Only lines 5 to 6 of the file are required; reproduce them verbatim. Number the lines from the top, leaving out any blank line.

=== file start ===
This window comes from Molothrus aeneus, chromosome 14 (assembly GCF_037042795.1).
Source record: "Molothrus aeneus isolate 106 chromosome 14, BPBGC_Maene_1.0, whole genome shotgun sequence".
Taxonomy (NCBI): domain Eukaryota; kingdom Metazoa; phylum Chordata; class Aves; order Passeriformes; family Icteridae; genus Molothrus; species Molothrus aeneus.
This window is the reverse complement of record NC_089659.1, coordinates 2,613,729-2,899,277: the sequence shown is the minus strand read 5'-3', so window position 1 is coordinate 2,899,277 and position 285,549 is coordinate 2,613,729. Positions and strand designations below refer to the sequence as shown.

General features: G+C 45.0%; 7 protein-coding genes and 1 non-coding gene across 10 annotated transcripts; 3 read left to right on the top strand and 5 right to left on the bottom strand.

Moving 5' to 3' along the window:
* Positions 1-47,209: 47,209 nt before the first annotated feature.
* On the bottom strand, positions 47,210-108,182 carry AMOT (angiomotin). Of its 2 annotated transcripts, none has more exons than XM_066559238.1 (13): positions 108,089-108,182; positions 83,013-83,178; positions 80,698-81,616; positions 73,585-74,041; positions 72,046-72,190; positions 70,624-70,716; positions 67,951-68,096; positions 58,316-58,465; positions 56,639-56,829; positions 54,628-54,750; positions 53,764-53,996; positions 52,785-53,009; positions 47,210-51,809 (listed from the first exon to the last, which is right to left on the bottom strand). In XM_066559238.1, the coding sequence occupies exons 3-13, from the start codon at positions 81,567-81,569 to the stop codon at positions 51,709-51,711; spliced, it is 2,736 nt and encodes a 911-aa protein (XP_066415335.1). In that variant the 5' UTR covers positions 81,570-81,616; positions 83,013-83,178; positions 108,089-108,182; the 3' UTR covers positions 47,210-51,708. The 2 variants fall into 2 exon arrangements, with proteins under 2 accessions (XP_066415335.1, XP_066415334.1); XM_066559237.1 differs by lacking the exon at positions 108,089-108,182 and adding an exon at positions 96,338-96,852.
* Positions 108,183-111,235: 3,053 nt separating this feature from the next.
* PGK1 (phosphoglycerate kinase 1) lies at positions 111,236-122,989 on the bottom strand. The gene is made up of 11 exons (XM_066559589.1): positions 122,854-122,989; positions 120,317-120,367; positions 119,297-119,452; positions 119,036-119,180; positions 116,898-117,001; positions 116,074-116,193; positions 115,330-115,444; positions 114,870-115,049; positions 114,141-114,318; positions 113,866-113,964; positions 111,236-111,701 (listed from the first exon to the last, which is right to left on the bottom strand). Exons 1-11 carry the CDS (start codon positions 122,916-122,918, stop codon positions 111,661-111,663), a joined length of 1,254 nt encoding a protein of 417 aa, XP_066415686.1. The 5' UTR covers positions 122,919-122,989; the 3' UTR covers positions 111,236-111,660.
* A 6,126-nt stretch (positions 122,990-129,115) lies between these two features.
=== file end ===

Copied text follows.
General features: G+C 45.0%; 7 protein-coding genes and 1 non-coding gene across 10 annotated transcripts; 3 read left to right on the top strand and 5 right to left on the bottom strand.

Moving 5' to 3' along the window: